News Analysis

Lessons From The Rescue Of The Kidnapped American Citizen In Nigeria

Recently, the Naval Special Warfare group in the United States of America rescued her citizen, Philip Walton, held hostage in Nigeria on October twenty-six, this year.

In a covert operation by the U.S special forces Philip Walton was freed unharmed in the Boko Haram territory in Borno state while six of the seven abductors were killed and none of the six elite officers was hurt.

The way and manner the operation was carried out reflects the efficiency of the officers of the American Armed Forces and responsive governance which Nigeria and her Armed forces need to draw lessons from.

On the eve of a Presidential election in the United States, when the entire machinery of the country could have been diverted to internal security and covid-19 pandemic ravaging the country, the rescued Walton, an adventurous small-scale farmer, could have been abandoned to his fate.

By this, The American government was able to demonstrate that an American in distress anywhere in the world means much more to them.

In the words of the U.S. Secretary of State, Mike Pompeo: “the United states is committed to the safe return of all U.S. citizens taken captive.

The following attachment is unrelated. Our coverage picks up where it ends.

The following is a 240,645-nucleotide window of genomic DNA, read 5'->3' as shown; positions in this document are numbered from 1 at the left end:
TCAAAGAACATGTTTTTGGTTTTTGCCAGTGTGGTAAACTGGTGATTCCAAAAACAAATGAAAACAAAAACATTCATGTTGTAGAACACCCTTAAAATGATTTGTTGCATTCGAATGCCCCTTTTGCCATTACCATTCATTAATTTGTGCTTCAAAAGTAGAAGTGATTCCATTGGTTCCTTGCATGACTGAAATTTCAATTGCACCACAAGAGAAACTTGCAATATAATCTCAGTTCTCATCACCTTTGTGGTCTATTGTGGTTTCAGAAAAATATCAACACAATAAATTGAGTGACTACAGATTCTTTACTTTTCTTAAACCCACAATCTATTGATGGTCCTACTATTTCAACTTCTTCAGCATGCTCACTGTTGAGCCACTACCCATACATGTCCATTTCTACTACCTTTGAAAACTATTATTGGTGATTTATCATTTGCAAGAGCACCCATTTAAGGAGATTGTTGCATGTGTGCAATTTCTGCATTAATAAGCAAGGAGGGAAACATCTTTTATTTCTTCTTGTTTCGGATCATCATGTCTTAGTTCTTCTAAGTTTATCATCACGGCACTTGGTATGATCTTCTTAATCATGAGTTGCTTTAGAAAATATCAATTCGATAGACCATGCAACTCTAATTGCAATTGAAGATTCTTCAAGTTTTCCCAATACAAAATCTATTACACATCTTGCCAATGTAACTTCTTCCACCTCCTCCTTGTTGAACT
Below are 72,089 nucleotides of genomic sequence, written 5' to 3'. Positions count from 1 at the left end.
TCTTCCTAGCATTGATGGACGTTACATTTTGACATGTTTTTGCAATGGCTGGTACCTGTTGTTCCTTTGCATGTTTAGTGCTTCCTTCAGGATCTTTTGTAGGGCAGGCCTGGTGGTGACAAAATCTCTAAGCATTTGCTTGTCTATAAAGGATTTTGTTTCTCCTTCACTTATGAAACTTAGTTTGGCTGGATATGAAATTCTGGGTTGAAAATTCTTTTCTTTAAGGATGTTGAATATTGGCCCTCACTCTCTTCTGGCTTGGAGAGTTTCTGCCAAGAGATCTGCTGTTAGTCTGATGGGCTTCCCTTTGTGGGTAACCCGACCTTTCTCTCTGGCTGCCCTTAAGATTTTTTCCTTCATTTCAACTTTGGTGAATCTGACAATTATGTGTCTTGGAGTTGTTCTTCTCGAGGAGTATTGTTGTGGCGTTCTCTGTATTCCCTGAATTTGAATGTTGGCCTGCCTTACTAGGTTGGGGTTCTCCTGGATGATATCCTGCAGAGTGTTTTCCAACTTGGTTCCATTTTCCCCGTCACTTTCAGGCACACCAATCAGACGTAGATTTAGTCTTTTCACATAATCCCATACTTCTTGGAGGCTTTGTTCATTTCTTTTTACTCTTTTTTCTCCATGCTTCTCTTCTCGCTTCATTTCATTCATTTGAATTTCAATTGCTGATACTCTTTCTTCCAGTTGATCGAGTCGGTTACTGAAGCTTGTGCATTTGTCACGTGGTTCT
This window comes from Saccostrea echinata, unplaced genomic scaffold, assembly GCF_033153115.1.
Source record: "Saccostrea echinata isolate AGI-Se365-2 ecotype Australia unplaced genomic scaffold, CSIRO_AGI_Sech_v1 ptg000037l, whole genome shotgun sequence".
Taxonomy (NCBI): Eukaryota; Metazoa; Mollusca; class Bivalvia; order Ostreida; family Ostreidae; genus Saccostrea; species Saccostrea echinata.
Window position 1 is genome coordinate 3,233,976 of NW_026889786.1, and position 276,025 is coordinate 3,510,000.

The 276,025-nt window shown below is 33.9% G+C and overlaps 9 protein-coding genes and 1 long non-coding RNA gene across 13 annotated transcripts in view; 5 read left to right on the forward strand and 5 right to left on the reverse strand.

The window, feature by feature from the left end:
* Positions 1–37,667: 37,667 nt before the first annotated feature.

This has shown again that where there is a will, there is a way, for any nation that takes the security of her citizens as paramount.

It is necessary that Nigerian government be more proactive and responsive to the plight of her citizens who are either in captive or kidnapped.

For instance, at least one hundred and twelve out of the two hundred and seventy-six Chibok schoolgirls are still missing six years after they were taken into captivity.

Also, the Dapchi girl Leah Sharibu has not returned two years after her abduction, despite the federal government’s promises and attempts to secure her freedom.

With military intelligence, precision, and bravery as well as the political will on the part of the government, many of the hundreds of Waltons held captive could have been freed.

Gone  are the days when the Nigerian Army executed such gallantry with successes and this can still happen with a well-trained, equipped and result-oriented military  personnel to  curb insecurity bedeviling the country.

Moreover, the military with its main responsibility of preserving territorial integrity is overstretched, as the personnel with a limited number of recruits, is fighting in all states, from tackling insurgencies, clashes between farmers and herders, religious, tribal conflicts, and down to civil disturbances like the #end SARS protests.

With the state of Nigeria Police Force, the Army has been more preoccupied with the primary functions of the police, this cannot yield the desired result of preserving the territorial integrity of the country.

Nigeria as the giant of Africa should reposition and retool her armed forces with a view to making it efficient and effective in the discharge of its constitutional duties.

Anything other than this will not engender the confidence of Nigerians in their ability to defend and protect the citizens both at home and abroad.

Fawzeeyah Kasheem

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